Hi friends, Ohad Samet here.

I’m the co-founder and CEO of TrueAccord, a leader in offering consumer-focused debt repayment products. Prior to this, I served as the Chief Risk Officer of Klarna after the company acquired my previous company, Analyzd. Before Fintech was Fintech, I was the head of risk analytics for FraudSciences, a company that developed ML products for fraud prevention in eCommerce, which was acquired by PayPal in 2008.

I’m joined by Nisha Khalsa on TrueAccord’s Product team, focused on building out the TrueAccord API for Recover, our bread-and-butter product for post-charge-off collections. Prior to this, Nisha joined us from Accenture, where she served as a consultant for high growth technology companies.

Over the past couple of months, our TrueAccord team has been seeing first-hand a greater ability (or willingness) to pay off balances and a greater volume and balances of debts. Why now? What’s changed? While seasonality may be at play here, there are certain macroeconomic indicators that lead us to believe this is just the beginning for an interesting 2021 & 2022 with higher credit card balances, loan volume and possible negative impacts to subprime consumers.

2021 was a rollercoaster of conflicting macroeconomic indicators. As COVID infections surged and receded, supply chain constraints and demand pushed prices (often) up and then (sometimes) down, and several Federal and State-level programs were rolled out and then terminated, it’s hard to understand what’s actually happening in consumer credit. Here’s our take.

Credit Cards Post Covid

While US consumers slowly climb out of a COVID-impacted world, macroeconomic indicators suggest a return to pre-pandemic trends in credit card usage. With enhanced spending and reduction in federal programs, credit balances are expected to rise, yet with an inverse impact on low income demographics.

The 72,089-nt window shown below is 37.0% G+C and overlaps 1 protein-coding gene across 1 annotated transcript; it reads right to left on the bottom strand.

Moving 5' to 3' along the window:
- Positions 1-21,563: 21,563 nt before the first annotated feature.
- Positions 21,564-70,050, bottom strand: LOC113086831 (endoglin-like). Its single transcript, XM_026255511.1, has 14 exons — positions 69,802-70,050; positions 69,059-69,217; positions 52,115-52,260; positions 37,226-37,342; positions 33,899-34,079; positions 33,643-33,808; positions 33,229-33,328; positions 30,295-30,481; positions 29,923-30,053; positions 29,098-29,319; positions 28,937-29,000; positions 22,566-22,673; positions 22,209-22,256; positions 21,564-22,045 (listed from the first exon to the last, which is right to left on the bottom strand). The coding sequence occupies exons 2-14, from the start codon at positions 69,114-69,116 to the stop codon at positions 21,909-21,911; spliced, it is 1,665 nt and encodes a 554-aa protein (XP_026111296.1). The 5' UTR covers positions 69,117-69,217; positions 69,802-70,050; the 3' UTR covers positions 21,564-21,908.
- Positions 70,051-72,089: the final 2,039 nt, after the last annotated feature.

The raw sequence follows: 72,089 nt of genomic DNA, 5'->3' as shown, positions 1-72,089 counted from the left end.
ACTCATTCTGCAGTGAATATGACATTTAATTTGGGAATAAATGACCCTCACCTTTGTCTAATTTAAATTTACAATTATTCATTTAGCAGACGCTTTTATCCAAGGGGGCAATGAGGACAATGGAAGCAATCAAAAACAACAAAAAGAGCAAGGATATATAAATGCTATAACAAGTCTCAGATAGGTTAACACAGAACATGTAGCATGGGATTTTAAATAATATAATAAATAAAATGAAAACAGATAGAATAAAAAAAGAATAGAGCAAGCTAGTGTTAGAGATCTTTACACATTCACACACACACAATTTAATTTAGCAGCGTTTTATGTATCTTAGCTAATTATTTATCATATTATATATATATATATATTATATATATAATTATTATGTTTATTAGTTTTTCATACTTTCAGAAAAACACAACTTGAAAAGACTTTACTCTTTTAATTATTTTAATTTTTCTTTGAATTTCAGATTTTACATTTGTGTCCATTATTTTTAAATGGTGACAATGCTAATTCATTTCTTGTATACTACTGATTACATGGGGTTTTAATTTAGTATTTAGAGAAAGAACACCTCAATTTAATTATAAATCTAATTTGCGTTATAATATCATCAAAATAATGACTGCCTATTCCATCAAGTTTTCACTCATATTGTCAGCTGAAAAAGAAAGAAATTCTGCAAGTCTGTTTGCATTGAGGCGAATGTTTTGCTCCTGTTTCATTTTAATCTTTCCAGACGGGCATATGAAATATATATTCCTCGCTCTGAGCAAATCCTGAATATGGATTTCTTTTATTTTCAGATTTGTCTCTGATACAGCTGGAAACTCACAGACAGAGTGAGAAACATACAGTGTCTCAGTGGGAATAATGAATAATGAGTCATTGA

September marked the changing of the seasons, leaves beginning to turn and unfortunately for many Americans, the end of enhanced unemployment benefits, fading impacts of government stimulus and the finalization of the rent eviction moratorium. These factors provide the foundation to return consumers to pre-pandemic credit levels, spending behaviors and ultimately loan accrual and delinquency behavior. During the pandemic, consumers reduced consumption across most categories, prioritized saving and paid down balances. As the federal financial support eases, we can expect to see increased borrowing in the coming quarters and down the line, a surge in delinquency rates.

Holiday trends suggest Americans are pulling out their credit cards again, as spending is rebounding across most verticals. Consumers expect to spend more this holiday season compared to the past three years. Holiday spending in 2021 has started earlier and is trending above expectations; supply chain concerns have Americans shopping earlier - and there’s pent up demand as the pandemic deprived many of a normal holiday in 2020. Forecasts from Deloitte predict holiday spending to increase 15% from the previous year, surging vs. last year’s ~5% increase, and translating to higher loan balances, with Experian showing bankcard and retail balances approaching pre-pandemic levels.

What Data Trends Are Telling Us